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Sean O’Toole Interviews the Creators of Jungle Jim and Looks at the History of African Pulp Fiction

Jungle Jim, a monthly magazine, which showcases the best in African pulp fiction, was launched by publisher-editor Jenna Cato Bass and graphic designer Hannes Bernard in May last year. In this article, Mail & Guardian‘s Sean O’Toole chats to the team about the project.

O’Toole discusses with Bass their opting for a printed A5 24-page publication rather than taking the more economical online route. The first edition’s 200 copies were all handmade using a silkscreen but the zine is now printed in Salt River on a risograph, a high-speed digital printing system.

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Jungle Jim not only features established African writers, but it also serves as platform for young writers like Samuel Kolawole and Iheoma Nwachukwu. This year, Constance Myburgh’s short story “Hunter Emmanuel”, which first appeared in Jungle Jim, was shortlisted for the Caine Prize for African Writing.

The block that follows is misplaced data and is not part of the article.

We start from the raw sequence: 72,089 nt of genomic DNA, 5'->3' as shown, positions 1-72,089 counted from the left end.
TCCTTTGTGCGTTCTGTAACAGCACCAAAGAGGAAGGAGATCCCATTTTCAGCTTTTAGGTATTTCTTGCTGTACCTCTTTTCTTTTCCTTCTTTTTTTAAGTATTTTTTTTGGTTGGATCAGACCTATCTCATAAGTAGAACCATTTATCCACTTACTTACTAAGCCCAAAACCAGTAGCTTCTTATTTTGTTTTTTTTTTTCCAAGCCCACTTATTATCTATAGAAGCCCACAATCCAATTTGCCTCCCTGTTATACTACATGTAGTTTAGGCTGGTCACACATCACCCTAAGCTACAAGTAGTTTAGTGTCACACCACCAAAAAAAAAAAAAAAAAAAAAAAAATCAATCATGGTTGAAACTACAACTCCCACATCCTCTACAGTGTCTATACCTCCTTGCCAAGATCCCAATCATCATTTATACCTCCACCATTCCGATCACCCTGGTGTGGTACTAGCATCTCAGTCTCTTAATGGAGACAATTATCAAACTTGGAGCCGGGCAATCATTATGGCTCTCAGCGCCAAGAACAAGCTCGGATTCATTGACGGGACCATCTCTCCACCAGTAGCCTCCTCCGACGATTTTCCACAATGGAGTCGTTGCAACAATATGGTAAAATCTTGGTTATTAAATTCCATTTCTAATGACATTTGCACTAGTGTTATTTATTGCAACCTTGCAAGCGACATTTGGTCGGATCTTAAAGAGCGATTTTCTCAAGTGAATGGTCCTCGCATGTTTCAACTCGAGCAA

Bass’s project, however, is not the first of its kind and O’Toole writes about the prime of African pulp fiction during the oppressive apartheid regime and African independence struggles. Republican Press, best known for publishing the photo comics Tessa and Kid Colt as well as the Playboy knockoff Scope, is one of the examples he discusses:

The last hours of Muammar Gaddafi’s life were ingloriously spent hiding in a drainage ditch on the outskirts of his hometown of Sirte. What did the former Libyan leader do and think as he unsuspectingly awaited his executioners in that makeshift bunker? It is an ample ­scenario for fiction writers.

In the imagination of young Nigerian author Iheoma Nwachukwu, writing in issue 12 of Jungle Jim, an irreverent monthly showcase of new African pulp fiction, the brotherly leader had sex with a bodyguard, a woman named Hana — “a quick one before her shift ends”.

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